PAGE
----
In December, the US Department of Labor revealed the workplace injury data from 2018, which showed 5,250 fatal injuries in the workplace. It also represents a 2% increase on the year preceding, and the highest workplace fatalities in ten years.
Two key factors are responsible for the year on year increase. Firstly, deaths from unintentional overdoses accounted for an increase of 12%, and secondly, work-related suicides increased 11% on the year before.
Additionally, accidents caused by unintentional contact with objects increased by 13%. Incidents involving transportation and violence-related deaths also increased.
The National Safety Council has explained that “the raw number is increasing, in part because the economy is reaching its full employment,” according to John Dony. Essentially, the greater volume of workers has increased while the number of fatalities at work has stayed stable since 2008.
Dony noted that preventable workplace fatalities, particularly those related to motor vehicles were one of the leading causes of the increase. “Drug and alcohol overdoses are growing as a workplace threat, and drug overdoses are the top cause of preventable death outside the workplace.”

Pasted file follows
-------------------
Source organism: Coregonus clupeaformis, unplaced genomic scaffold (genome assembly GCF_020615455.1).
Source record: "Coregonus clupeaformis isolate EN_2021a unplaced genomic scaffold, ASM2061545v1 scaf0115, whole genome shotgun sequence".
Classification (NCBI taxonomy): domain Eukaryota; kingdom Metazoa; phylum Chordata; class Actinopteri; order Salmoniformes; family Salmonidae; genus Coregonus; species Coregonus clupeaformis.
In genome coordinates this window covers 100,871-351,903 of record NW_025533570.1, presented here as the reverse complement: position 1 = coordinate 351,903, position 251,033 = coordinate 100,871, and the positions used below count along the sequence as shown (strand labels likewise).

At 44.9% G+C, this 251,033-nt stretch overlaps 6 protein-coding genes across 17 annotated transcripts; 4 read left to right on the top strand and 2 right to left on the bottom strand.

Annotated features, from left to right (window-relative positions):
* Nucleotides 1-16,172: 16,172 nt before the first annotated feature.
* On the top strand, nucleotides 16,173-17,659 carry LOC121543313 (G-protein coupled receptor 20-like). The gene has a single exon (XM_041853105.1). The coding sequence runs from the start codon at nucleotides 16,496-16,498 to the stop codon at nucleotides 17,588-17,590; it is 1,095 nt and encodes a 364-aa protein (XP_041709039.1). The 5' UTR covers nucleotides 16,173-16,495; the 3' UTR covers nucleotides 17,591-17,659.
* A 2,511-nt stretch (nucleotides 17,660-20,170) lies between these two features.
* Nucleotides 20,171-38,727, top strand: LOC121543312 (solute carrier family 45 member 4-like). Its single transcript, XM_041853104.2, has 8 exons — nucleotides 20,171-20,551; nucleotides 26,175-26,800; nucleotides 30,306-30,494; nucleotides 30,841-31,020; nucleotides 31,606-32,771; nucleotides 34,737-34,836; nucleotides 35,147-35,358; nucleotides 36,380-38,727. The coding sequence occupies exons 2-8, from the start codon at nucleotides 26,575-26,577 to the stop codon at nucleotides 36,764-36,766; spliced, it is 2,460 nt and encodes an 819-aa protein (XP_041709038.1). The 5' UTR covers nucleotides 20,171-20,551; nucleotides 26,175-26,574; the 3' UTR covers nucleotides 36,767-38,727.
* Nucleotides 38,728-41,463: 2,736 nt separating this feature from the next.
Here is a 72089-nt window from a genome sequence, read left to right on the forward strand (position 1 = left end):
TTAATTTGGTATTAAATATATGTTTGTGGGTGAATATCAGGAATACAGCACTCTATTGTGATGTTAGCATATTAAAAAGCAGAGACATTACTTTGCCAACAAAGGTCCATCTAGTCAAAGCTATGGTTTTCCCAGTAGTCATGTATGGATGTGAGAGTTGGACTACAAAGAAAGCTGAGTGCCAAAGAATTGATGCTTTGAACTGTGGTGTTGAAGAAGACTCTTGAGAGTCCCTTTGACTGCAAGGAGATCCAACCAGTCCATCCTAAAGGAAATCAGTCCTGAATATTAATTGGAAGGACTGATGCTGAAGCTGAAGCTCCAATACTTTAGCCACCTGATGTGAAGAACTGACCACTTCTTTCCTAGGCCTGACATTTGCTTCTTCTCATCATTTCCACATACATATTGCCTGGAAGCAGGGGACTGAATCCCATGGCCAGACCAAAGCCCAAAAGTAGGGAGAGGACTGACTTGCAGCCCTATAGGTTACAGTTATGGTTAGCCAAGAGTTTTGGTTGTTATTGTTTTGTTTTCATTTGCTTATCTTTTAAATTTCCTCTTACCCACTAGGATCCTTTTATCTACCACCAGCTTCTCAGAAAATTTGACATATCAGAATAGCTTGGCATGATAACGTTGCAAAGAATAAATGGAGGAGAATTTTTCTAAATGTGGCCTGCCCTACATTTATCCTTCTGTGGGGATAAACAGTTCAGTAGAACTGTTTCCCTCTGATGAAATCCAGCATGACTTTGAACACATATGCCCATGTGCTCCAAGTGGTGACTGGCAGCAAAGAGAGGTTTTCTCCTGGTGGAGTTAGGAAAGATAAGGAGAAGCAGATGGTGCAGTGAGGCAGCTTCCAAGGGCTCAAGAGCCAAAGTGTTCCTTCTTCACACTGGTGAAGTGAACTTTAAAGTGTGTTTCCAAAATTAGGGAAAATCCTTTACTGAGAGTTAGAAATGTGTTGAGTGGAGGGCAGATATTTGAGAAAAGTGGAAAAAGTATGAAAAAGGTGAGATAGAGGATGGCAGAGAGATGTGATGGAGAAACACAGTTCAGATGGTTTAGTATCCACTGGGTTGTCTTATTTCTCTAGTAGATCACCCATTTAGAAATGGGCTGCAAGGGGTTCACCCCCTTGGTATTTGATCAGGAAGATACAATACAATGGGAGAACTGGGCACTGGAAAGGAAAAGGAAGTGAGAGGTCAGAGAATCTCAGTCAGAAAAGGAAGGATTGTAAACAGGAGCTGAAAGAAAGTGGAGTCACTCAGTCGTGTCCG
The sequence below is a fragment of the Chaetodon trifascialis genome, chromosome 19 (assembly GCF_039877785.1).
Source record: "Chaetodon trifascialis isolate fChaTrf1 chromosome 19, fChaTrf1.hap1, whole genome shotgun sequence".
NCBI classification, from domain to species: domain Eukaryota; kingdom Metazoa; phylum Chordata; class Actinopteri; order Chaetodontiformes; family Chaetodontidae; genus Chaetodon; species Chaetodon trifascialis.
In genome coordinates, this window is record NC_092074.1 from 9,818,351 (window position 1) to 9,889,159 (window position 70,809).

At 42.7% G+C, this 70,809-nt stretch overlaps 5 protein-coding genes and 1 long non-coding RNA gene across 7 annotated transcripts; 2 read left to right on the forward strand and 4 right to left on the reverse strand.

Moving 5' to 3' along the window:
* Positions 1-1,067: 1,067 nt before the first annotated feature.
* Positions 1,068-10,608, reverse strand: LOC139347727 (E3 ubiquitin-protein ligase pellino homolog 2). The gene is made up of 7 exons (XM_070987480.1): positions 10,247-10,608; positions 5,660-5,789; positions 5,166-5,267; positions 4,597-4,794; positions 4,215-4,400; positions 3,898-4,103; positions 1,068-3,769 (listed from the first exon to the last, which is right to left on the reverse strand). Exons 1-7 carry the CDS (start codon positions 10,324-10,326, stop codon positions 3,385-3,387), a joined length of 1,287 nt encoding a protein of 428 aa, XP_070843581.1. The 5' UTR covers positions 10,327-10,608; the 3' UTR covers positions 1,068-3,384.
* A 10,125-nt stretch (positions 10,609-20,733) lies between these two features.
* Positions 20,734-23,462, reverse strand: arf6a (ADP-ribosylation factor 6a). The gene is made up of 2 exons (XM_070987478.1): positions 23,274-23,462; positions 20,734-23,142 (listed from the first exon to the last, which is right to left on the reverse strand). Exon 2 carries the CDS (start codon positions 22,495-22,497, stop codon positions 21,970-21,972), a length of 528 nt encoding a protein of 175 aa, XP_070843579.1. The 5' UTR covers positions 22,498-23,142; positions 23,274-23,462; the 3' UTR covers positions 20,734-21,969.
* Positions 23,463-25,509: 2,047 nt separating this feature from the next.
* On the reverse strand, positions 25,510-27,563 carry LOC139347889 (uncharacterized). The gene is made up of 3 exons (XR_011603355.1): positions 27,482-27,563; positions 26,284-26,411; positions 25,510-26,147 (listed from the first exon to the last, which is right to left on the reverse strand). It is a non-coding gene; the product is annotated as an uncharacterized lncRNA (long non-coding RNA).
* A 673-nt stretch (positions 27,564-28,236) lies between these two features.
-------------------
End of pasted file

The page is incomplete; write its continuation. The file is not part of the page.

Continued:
Dony also believes not enough is being done to protect workers, and that current guidelines don’t leave room for human error. “Procedures and policies don’t take into account that human beings are fallible, and we will make mistakes.”
“They need to look at real sources and reasons for these events — being proactive, instead of chasing after the problem. For example, in addition to policies, companies should implement training and risk assessment techniques that can address the causes of these fatal injuries.”